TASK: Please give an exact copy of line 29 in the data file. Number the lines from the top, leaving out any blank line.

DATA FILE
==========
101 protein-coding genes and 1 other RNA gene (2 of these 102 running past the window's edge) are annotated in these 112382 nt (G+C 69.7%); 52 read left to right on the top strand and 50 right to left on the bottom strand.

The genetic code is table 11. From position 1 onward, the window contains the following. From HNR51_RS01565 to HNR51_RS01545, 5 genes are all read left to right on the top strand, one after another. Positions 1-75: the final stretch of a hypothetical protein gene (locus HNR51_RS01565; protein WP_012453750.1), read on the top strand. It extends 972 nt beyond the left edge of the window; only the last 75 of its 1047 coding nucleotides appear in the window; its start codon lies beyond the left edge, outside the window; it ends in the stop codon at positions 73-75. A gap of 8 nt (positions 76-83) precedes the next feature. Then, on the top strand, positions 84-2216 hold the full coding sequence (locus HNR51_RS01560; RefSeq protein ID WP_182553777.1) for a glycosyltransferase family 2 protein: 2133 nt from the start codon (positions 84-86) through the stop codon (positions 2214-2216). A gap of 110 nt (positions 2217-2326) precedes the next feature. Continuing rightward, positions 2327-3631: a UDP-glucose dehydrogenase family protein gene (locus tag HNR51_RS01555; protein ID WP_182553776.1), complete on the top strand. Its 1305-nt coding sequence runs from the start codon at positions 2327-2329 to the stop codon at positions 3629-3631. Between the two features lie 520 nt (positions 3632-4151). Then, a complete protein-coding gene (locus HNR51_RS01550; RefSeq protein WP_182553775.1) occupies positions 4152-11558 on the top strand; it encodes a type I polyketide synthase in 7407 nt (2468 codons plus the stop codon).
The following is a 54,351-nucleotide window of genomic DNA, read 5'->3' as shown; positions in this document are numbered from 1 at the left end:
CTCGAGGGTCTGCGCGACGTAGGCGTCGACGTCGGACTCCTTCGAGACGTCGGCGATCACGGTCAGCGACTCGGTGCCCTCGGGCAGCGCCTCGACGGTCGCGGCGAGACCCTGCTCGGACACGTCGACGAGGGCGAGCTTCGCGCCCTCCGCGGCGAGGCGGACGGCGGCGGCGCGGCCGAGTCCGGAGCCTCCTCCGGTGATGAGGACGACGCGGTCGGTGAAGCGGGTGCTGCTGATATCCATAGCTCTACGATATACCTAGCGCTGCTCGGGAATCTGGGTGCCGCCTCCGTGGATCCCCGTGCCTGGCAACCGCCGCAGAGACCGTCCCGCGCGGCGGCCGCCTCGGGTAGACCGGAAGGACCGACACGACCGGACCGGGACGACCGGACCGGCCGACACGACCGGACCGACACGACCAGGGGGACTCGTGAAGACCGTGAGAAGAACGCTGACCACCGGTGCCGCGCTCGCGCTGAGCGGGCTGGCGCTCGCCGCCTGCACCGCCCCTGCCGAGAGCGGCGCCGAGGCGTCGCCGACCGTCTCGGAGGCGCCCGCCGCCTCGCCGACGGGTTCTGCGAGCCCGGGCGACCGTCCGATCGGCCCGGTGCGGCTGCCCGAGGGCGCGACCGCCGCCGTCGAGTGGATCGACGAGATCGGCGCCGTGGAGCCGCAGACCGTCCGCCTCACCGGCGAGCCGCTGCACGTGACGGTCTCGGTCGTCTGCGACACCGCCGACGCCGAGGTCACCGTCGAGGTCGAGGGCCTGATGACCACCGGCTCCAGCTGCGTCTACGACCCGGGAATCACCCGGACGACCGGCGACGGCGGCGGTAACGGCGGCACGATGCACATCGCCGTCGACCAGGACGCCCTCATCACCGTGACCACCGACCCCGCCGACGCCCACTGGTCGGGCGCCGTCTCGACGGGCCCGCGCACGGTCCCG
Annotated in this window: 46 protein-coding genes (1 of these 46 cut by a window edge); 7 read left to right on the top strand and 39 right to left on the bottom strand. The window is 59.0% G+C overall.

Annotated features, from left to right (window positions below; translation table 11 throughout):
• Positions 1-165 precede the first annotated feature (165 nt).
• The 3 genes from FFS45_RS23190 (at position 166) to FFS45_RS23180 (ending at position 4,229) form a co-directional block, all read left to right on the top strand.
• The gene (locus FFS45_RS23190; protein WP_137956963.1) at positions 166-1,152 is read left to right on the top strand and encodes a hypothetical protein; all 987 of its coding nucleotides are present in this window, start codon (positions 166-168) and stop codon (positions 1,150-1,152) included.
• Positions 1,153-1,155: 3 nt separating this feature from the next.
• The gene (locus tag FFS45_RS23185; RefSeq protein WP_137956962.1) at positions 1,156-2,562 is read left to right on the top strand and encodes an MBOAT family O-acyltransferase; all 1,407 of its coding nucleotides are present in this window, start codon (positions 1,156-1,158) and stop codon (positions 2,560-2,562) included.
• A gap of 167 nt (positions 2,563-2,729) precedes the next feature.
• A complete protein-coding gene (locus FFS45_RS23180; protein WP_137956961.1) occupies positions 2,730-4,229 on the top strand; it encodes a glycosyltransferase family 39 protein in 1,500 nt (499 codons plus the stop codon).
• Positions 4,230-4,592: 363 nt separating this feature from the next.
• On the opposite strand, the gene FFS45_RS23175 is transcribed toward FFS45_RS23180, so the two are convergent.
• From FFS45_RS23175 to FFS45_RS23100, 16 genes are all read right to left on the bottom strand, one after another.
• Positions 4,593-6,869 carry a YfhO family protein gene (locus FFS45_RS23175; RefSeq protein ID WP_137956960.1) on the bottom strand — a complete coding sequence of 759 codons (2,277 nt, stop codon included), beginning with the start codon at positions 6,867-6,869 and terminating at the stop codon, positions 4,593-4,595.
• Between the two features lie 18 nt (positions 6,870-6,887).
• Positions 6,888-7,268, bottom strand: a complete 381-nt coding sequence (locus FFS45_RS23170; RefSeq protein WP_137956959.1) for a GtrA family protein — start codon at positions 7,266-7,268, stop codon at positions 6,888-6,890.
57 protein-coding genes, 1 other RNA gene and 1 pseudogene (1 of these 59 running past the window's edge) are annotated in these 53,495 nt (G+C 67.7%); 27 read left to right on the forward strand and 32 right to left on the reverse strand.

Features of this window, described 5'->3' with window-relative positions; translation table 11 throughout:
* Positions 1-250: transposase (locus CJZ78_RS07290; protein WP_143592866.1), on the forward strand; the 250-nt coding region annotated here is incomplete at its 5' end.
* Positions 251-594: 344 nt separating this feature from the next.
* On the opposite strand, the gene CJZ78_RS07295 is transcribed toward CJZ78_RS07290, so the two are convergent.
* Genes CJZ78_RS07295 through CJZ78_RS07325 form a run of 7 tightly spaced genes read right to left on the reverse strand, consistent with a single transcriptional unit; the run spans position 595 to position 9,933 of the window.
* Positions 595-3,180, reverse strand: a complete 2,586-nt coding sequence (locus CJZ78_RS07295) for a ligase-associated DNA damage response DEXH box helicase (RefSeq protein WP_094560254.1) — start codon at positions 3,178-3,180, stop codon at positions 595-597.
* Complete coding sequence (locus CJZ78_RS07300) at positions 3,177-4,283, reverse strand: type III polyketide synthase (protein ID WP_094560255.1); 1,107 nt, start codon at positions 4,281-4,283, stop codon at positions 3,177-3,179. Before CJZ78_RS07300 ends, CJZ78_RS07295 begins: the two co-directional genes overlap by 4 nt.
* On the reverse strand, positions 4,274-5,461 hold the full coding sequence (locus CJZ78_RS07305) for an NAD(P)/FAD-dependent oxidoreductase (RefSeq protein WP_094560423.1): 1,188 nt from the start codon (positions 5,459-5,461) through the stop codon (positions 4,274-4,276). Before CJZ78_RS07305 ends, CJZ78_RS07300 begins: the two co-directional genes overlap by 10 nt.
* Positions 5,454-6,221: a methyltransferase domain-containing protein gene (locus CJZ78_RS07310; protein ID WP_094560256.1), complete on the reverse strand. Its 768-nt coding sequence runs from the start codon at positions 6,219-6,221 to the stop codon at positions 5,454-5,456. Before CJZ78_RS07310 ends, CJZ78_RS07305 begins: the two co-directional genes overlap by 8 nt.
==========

* Positions 5,454-6,221: a methyltransferase domain-containing protein gene (locus CJZ78_RS07310; protein ID WP_094560256.1), complete on the reverse strand. Its 768-nt coding sequence runs from the start codon at positions 6,219-6,221 to the stop codon at positions 5,454-5,456. Before CJZ78_RS07310 ends, CJZ78_RS07305 begins: the two co-directional genes overlap by 8 nt.